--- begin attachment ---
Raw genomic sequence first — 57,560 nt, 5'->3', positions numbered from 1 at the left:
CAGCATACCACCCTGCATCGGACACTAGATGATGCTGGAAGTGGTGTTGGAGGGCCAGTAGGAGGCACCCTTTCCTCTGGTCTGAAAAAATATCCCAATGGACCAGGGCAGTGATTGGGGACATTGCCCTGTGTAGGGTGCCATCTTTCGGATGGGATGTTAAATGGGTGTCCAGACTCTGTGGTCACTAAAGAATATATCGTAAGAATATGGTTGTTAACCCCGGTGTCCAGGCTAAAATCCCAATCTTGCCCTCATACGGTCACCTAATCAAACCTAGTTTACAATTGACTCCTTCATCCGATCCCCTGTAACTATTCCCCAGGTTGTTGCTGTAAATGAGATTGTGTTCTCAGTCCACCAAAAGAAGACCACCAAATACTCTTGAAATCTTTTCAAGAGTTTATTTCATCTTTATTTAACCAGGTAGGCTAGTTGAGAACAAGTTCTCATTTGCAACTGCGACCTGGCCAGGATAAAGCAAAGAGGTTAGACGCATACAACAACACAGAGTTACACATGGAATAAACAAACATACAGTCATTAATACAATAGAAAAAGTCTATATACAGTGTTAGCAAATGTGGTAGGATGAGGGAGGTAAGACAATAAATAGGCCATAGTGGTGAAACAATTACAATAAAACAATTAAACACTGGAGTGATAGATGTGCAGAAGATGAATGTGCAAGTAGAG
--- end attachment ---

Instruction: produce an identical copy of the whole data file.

Raw genomic sequence first — 57,560 nt, 5'->3', positions numbered from 1 at the left:
CAGCATACCACCCTGCATCGGACACTAGATGATGCTGGAAGTGGTGTTGGAGGGCCAGTAGGAGGCACCCTTTCCTCTGGTCTGAAAAAATATCCCAATGGACCAGGGCAGTGATTGGGGACATTGCCCTGTGTAGGGTGCCATCTTTCGGATGGGATGTTAAATGGGTGTCCAGACTCTGTGGTCACTAAAGAATATATCGTAAGAATATGGTTGTTAACCCCGGTGTCCAGGCTAAAATCCCAATCTTGCCCTCATACGGTCACCTAATCAAACCTAGTTTACAATTGACTCCTTCATCCGATCCCCTGTAACTATTCCCCAGGTTGTTGCTGTAAATGAGATTGTGTTCTCAGTCCACCAAAAGAAGACCACCAAATACTCTTGAAATCTTTTCAAGAGTTTATTTCATCTTTATTTAACCAGGTAGGCTAGTTGAGAACAAGTTCTCATTTGCAACTGCGACCTGGCCAGGATAAAGCAAAGAGGTTAGACGCATACAACAACACAGAGTTACACATGGAATAAACAAACATACAGTCATTAATACAATAGAAAAAGTCTATATACAGTGTTAGCAAATGTGGTAGGATGAGGGAGGTAAGACAATAAATAGGCCATAGTGGTGAAACAATTACAATAAAACAATTAAACACTGGAGTGATAGATGTGCAGAAGATGAATGTGCAAGTAGAG